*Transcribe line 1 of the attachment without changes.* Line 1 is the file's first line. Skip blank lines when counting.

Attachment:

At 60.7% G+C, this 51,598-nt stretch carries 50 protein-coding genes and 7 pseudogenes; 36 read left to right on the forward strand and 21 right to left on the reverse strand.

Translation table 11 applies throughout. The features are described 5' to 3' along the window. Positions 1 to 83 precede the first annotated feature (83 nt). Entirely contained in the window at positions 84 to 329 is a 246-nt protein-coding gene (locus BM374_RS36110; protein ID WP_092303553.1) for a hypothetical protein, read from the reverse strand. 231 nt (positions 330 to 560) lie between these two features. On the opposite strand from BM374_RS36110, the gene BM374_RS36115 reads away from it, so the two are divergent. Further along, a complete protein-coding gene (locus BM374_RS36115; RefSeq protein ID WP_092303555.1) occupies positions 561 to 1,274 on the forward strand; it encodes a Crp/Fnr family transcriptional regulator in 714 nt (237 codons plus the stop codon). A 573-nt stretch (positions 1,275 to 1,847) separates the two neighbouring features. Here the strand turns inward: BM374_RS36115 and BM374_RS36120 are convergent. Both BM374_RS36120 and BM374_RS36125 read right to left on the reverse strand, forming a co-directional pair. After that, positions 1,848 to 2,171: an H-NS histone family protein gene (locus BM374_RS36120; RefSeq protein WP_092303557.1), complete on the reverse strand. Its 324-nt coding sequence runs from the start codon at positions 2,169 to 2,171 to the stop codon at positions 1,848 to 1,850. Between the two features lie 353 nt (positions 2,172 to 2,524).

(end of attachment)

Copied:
At 60.7% G+C, this 51,598-nt stretch carries 50 protein-coding genes and 7 pseudogenes; 36 read left to right on the forward strand and 21 right to left on the reverse strand.